Philadelphia July 6, 1807.
The proclamation is well received here by a very large proportion of the community. It is however suggested from a quarter by no means unfriendly, that it would have been agreeable and useful, if the impressment of our Seamen, who were taken from the frigate had been as distinctly and positively affirmed as their American birth. The circumstances of their escape from the British service & the scene of the escape, (or what the British people here have ventured to denominate their mutiny & desertion) would be ascertained in the public mind to have been legitimate resistances of wrong.
A subject of no small delicacy and importance will go before the government, I beleive, in a few days. Macphersons corps will be reorganized. It will be reorganized under him, who was its immediate commandant, when Mr. Snyder (the Printer of Reading) was whipt by the military in the market place before his domicile & family, without a sentence of any tribunal. The Corps of Captain William Montgomery (of our Lancaster troop) may also be reorganized. Perhaps it exists. Its services may be offered. That corps, under Genl. Macpherson & Capt. Montgomery at the time, performed the outrage upon Snyder. McPhersons corps will, I believe, offer their services under him. The public sensibility, if Macpherson, and the troop of Montgomery shall be accepted may naturally be awakened. But the question of propencity in respect to accepting the services of the General; and of the Lancaster troop are most respectfully, &, in perfect confidence, submitted. I hope you will excuse this anticipation of a delicate and interesting possibility. I have the honor to be dear sir yr. mo. respectful friend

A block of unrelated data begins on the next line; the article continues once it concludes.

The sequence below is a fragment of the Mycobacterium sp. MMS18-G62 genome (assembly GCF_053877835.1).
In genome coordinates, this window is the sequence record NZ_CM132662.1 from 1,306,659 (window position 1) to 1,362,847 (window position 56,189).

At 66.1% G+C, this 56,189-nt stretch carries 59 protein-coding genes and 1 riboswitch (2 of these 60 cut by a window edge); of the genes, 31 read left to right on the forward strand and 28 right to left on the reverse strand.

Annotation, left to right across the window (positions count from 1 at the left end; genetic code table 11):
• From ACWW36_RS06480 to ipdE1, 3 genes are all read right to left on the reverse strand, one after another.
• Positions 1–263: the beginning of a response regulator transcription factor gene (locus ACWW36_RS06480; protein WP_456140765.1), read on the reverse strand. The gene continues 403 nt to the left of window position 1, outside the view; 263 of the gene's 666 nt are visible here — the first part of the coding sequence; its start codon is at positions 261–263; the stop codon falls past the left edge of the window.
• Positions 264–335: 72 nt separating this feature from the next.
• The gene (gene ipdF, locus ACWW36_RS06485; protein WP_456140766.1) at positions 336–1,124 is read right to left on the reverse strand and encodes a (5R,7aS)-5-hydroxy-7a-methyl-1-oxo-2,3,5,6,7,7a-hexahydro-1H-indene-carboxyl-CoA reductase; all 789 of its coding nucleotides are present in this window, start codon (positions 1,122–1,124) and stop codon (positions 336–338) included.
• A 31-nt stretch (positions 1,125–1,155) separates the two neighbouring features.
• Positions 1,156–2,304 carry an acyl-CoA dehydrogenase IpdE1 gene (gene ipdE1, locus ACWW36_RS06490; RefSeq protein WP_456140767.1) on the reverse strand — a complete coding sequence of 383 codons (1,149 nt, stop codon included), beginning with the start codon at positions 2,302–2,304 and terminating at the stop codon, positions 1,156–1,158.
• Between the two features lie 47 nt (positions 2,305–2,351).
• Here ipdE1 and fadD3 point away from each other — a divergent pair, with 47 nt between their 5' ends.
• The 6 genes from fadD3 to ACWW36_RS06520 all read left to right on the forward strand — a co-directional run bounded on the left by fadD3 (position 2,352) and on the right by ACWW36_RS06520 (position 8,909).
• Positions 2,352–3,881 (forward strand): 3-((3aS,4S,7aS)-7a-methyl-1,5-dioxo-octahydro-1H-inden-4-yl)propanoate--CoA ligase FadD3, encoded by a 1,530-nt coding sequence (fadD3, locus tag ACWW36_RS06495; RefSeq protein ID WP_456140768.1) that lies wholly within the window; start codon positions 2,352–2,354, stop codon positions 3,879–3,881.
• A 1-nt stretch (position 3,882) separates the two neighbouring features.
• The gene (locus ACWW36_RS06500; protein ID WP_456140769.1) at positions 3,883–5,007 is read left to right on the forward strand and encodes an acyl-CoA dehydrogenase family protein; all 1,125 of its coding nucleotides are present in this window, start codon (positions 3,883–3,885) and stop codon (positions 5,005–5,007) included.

DLC: Papers of James Madison.